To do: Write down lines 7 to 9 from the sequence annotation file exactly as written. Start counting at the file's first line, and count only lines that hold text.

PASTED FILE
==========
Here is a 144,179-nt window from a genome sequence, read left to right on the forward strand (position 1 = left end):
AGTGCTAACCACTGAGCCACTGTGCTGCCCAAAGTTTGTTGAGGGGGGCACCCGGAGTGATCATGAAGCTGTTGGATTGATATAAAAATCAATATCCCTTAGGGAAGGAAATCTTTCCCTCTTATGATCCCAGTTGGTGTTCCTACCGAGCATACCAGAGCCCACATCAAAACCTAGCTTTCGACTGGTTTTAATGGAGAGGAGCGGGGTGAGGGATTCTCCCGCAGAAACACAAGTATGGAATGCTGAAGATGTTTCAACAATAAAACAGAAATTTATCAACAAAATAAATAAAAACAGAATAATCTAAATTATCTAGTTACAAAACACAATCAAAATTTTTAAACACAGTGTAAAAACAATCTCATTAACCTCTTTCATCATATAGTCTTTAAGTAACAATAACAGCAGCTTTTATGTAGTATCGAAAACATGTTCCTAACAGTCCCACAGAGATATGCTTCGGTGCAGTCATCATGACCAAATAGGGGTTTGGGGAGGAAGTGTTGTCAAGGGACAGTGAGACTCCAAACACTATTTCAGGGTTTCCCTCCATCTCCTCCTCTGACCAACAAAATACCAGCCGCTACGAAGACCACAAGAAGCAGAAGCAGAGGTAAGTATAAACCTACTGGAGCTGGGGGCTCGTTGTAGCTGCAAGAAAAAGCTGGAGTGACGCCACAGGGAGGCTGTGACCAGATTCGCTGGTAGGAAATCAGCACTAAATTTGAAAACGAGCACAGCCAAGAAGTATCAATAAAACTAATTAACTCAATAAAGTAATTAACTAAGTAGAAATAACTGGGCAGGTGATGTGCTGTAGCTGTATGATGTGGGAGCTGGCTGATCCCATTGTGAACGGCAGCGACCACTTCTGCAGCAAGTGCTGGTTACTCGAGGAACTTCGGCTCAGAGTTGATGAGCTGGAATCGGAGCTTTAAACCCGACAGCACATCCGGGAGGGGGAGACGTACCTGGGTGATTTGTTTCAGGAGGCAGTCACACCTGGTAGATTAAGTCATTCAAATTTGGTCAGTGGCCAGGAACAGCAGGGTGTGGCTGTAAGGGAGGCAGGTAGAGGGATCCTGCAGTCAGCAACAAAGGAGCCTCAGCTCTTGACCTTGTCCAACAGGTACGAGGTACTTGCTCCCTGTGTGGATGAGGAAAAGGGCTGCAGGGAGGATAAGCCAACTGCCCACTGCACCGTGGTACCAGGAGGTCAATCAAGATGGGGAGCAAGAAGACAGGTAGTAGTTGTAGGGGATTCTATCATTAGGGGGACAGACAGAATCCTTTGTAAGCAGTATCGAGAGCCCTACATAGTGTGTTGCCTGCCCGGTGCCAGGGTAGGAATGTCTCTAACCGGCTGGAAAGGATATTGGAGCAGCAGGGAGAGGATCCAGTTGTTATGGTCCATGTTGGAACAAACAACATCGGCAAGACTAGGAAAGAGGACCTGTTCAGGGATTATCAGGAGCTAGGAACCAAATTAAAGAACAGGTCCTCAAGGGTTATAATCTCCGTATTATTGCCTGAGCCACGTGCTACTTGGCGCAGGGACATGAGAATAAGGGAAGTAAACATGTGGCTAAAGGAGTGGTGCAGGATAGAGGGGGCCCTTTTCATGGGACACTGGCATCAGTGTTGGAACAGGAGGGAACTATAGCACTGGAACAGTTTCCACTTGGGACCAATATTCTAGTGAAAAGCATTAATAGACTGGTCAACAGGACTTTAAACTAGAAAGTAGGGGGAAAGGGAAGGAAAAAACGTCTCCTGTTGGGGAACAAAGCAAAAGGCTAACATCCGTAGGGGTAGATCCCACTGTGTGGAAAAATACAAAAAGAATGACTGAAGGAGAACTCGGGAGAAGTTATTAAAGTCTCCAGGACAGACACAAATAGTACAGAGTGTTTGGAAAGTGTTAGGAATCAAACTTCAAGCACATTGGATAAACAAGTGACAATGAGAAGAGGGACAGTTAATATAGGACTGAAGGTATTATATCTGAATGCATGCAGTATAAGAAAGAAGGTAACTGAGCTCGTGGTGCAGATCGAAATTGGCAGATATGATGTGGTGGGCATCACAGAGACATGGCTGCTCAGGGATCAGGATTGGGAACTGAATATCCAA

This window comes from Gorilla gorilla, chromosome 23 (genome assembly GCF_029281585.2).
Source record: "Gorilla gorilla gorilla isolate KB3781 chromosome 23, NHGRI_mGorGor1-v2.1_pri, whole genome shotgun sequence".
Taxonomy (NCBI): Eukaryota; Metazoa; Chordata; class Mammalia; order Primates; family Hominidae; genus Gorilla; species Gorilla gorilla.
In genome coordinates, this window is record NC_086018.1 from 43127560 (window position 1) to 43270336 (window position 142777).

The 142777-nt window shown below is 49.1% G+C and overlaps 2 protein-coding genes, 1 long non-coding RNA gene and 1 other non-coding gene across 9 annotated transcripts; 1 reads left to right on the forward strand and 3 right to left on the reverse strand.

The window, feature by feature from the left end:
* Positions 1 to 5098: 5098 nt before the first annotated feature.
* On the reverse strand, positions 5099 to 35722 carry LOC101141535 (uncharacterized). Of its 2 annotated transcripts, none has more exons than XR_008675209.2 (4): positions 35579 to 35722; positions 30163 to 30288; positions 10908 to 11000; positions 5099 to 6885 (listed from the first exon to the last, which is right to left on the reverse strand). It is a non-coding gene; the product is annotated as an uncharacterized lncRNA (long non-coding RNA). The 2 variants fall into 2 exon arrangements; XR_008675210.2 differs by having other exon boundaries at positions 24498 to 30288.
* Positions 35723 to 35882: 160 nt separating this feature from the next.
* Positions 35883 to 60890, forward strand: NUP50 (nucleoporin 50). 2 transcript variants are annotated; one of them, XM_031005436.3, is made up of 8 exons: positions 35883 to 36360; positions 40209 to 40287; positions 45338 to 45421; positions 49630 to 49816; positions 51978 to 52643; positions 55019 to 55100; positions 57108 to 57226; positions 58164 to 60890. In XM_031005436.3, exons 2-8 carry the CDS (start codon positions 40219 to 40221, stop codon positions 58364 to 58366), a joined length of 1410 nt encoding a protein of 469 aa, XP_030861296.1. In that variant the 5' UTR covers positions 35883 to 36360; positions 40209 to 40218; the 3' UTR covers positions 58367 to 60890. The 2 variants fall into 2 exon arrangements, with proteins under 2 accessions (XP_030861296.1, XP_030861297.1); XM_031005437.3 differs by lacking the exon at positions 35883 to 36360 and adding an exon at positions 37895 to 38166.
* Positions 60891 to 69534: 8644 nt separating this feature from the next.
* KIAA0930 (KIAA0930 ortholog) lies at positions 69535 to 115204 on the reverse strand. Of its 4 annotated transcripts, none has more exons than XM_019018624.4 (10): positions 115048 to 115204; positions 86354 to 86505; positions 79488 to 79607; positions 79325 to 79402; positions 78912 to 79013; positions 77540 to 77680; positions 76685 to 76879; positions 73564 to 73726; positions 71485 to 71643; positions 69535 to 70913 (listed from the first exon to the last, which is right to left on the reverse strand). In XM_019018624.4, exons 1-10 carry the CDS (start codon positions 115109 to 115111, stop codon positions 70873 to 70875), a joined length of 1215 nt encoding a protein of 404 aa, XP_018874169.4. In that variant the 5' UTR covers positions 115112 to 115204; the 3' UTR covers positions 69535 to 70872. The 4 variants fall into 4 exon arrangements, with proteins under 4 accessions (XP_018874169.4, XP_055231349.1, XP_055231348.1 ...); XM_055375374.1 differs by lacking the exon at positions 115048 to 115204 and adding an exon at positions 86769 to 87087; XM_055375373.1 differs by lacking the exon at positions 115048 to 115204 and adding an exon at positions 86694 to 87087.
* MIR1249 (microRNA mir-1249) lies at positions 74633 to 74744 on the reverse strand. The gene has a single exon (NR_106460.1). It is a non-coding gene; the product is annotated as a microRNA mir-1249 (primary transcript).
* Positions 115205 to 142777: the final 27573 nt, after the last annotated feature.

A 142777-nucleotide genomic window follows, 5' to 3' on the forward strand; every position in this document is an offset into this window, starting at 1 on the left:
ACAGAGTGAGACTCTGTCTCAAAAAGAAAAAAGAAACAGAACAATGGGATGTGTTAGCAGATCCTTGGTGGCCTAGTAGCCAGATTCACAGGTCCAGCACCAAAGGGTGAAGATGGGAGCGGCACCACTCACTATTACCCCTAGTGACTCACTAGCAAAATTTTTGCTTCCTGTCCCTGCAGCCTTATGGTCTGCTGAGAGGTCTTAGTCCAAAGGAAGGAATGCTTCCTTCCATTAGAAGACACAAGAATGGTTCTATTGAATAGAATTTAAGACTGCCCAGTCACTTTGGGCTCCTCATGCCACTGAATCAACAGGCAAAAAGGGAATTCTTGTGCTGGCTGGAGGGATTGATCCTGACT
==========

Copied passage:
The 142777-nt window shown below is 49.1% G+C and overlaps 2 protein-coding genes, 1 long non-coding RNA gene and 1 other non-coding gene across 9 annotated transcripts; 1 reads left to right on the forward strand and 3 right to left on the reverse strand.

The window, feature by feature from the left end:
* Positions 1 to 5098: 5098 nt before the first annotated feature.